1110.09
Now the whale's and the crocodile's surfaces will be
at a great variety of
different radii distances from the concentric volumetric
centers of the 200foot and 20
foot spheres. We are going now to coat the surfaces
of the transparent whale and
transparent crocodile with a photosensitive emulsion.
Then we have a highintensity light
source flash at the common volumetric centers of the
20foot and 200foot spheres. This
process will reproduce on the plastic skin of both the
whale and the crocodile^{__}as well as
on the celestial 200foot sphere^{__}the triangular satellitepositioning
grid together with the
latitudelongitude grid and all Earth's continental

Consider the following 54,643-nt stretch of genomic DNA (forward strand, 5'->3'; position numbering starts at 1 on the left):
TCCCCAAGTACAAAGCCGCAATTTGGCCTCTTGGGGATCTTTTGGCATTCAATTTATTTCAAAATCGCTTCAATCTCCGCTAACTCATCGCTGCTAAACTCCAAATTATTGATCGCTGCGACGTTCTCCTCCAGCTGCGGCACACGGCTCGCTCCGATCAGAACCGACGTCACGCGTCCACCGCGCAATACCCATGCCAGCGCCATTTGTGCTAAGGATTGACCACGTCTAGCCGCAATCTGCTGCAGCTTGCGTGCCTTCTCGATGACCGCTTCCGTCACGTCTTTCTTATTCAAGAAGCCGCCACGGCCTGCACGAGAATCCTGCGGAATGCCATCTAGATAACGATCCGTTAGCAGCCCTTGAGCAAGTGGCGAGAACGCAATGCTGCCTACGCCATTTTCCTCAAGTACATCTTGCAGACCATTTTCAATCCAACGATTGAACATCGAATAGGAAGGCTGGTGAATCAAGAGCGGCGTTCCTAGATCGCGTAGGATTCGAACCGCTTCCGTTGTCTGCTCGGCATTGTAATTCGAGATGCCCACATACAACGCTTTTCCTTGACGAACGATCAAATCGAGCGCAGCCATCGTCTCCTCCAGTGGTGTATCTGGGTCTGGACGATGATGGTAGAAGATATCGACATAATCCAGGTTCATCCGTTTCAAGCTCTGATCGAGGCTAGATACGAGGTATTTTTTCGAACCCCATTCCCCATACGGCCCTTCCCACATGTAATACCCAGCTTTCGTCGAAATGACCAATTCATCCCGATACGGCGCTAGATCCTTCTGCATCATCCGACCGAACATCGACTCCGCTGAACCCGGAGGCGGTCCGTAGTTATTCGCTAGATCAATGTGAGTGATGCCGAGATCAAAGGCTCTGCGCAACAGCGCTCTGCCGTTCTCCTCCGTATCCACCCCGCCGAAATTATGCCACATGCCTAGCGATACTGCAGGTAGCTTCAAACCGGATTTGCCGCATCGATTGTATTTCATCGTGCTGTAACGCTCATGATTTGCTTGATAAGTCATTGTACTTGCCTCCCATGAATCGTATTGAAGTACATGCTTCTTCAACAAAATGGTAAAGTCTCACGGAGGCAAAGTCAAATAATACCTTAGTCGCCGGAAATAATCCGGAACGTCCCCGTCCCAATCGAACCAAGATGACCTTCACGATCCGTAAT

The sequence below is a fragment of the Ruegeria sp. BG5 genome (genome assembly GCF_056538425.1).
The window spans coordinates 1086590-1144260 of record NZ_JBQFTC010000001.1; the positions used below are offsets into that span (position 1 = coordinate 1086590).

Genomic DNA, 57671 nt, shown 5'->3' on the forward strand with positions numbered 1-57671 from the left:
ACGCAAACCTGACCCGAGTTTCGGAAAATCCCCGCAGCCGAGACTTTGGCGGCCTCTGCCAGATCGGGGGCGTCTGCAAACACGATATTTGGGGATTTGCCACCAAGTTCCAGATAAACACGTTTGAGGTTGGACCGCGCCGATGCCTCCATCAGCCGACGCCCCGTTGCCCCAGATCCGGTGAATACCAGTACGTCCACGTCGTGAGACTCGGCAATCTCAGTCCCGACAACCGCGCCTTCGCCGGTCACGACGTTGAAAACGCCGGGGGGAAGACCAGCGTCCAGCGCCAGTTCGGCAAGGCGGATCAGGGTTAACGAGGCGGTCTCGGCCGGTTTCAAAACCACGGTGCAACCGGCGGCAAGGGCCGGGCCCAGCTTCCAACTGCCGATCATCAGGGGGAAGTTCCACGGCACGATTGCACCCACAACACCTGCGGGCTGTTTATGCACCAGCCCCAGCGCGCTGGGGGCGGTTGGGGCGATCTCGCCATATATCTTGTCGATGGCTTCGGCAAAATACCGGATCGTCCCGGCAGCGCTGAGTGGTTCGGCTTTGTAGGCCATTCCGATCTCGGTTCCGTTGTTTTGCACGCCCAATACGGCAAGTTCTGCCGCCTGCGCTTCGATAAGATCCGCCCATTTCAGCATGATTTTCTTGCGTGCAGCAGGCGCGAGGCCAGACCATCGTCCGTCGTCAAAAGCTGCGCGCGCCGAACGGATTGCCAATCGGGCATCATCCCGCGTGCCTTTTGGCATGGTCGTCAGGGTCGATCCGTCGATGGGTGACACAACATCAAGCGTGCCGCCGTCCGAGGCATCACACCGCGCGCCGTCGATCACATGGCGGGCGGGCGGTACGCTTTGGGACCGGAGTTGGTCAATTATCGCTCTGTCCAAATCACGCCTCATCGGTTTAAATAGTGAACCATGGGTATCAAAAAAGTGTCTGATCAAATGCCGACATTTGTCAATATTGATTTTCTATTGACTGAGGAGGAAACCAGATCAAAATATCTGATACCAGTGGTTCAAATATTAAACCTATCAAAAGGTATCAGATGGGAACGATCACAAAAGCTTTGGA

and insular outlines. Then, traveling with
a pencilbeam strobic light on the outside of the 200foot
celestial sphere, we will point
vertically inward against each of the stars, thus projecting
their positions radially, i.e.,
vertically, inwardly to register on the skins of both
the whale and the crocodile and on the
20foot Earth globe. Now, with the human eye at the
common concentric centers of
volume of the 20foot and 200foot spheres, as well
as both the whale and the crocodile,
we may sight outwardly^{__}which is inherently radially^{__}in
all directions, and observe that
all the grids and all the geographical and celestial
star data appear as one grid, being in
exact radial register. We have all the same grids and
data on all four of the concentric
surfaces: 200foot celestial sphere, whale, crocodile,
and 20foot Earth globe. That
registering of all data is obviously independent of
radial distance from the common center;
ergo, the only variable in the system is the radius
to any given point within the concentric
systems.